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One More Feature, or a Quantum of Quality–the False Choice

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As we work with our clients, some themes are recurring. The most common theme is that development organizations are short staffed–they cannot hire enough developers. At the same time the business pressure to ship product features does not let up and pressure is high. So what does the head of engineering do? None of the options are good:

  1. Delay the release – Not acceptable to the business.
  2. Reduce the feature set and only deliver a subset of what the customers expect – Risk or failing to meet customer commitments and losing their business.
  3. Prioritize new feature development over quality and hope for the best.

Unfortunately #3 is what many R&D teams are forced into. Many development executives prioritize the expansion of the development team, and not the QA team. For many growing development teams, adding QA engineers is a luxury. And using sophisticated frameworks like Selenium require skilled engineers.

Yet not doing UI testing invites disaster. The cost of fixing bugs increases over time and so capturing bugs later in the release cycle becomes expensive to fix. Relying on manual UI testing, while better than nothing, provides poor coverage and scale. Many people rationalize their decision not to test the UI, hoping that developers test their own code and whatever their code affects, and maybe we can live without automated UI testing. This often works, until a bug creeps in that stops all forward movement. Suddenly you’re on a fire drill taking valuable resources from multiple departments in the organization. Afterall, developers only test a specific set of the app, on a specific environment.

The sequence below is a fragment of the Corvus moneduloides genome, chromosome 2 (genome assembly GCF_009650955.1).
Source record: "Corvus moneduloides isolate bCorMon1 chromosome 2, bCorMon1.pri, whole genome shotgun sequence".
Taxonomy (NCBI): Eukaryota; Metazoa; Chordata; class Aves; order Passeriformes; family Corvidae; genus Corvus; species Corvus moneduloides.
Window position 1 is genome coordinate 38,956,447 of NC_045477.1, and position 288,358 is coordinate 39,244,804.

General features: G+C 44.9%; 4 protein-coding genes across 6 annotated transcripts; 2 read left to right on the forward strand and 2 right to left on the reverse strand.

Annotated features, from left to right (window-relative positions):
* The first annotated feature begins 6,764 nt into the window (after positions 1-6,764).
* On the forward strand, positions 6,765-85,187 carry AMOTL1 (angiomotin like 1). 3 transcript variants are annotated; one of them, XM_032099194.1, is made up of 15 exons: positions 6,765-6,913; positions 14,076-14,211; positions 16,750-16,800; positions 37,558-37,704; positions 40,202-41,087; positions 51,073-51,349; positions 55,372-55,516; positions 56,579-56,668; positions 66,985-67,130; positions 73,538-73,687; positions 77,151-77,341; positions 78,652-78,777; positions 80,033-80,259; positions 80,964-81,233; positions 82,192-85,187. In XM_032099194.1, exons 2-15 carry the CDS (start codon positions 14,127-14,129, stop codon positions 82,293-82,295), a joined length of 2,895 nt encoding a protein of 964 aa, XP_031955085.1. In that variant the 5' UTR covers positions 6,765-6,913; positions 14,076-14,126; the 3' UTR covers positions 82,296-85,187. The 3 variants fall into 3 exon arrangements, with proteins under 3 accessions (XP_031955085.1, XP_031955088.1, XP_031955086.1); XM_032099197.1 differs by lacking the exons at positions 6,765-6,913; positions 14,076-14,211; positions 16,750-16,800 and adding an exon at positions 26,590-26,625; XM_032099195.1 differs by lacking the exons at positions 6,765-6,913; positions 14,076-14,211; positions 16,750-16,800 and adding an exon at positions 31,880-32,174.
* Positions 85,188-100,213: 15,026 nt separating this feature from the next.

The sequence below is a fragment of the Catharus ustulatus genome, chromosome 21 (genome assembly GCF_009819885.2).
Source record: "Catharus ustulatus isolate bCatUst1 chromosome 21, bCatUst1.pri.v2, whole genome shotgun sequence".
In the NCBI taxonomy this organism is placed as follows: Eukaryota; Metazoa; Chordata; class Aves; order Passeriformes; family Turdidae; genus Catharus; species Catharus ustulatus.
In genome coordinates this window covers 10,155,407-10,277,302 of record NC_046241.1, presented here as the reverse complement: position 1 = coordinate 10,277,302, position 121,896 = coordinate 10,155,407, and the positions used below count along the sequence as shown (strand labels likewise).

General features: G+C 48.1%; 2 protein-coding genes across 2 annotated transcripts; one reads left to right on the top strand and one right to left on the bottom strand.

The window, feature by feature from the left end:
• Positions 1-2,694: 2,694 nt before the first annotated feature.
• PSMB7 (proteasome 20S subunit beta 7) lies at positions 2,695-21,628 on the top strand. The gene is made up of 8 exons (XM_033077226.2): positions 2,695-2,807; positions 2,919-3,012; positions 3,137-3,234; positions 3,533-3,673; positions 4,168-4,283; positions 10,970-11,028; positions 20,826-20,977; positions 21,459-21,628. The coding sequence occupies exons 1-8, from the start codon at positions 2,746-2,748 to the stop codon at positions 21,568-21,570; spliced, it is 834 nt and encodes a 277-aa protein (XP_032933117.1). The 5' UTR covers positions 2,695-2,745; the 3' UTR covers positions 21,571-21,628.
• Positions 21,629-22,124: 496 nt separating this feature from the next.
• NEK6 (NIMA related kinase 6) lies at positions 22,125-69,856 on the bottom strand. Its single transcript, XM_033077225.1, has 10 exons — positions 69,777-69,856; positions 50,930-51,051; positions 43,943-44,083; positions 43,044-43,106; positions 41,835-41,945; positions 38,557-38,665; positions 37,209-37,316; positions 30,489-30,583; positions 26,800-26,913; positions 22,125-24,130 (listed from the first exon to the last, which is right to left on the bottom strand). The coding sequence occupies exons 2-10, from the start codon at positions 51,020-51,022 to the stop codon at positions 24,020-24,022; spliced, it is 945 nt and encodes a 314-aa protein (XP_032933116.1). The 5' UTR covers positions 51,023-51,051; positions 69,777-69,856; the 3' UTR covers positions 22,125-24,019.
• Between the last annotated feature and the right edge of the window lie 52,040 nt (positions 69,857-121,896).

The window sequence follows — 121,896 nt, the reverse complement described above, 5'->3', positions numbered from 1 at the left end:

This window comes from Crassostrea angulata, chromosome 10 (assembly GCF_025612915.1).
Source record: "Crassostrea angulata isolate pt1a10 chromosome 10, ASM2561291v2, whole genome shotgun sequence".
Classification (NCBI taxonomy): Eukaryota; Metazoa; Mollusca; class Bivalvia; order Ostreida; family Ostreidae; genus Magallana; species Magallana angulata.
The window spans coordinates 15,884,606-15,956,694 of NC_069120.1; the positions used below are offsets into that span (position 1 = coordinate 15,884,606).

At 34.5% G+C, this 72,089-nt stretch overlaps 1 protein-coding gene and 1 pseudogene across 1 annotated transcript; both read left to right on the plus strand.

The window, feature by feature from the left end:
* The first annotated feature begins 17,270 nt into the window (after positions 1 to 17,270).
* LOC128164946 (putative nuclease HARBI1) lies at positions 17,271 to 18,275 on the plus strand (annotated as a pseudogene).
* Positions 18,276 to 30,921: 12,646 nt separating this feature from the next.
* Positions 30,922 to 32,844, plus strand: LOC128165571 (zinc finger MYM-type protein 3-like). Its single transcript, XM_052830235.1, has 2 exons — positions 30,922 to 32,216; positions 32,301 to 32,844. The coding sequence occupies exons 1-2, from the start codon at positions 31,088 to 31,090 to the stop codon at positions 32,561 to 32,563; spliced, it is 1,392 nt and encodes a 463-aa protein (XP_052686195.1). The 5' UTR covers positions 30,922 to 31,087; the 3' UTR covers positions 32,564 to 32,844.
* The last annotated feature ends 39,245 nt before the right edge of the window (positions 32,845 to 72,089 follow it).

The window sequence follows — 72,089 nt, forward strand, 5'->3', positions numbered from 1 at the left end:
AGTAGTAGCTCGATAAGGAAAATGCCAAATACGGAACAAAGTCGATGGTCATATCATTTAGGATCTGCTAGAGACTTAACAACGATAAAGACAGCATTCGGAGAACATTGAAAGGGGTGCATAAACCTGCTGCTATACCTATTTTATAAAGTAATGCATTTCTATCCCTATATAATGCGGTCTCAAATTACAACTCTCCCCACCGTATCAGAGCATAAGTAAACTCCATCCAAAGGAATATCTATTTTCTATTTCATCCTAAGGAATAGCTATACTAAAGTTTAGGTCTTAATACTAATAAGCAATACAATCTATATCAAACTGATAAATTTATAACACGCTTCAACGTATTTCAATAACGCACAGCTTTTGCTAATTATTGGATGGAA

Does Selenium fix this problem? Not really. The results are OK, but it requires dedicated, skilled engineers to set it up and, more importantly, to maintain. Unmaintained tests lose their value the minute the application changes. And the application is always changing.

The challenge our customers face is how to increase coverage and maintain acceptable quality levels, update their tests to fit code changes and keep up with fast release cycles. If only there was a way to automate the maintenance of tests… possibly leveraging machine learning to ensure the tests keep up with the pace of software delivery…and that the team can grow in this area without adding people.

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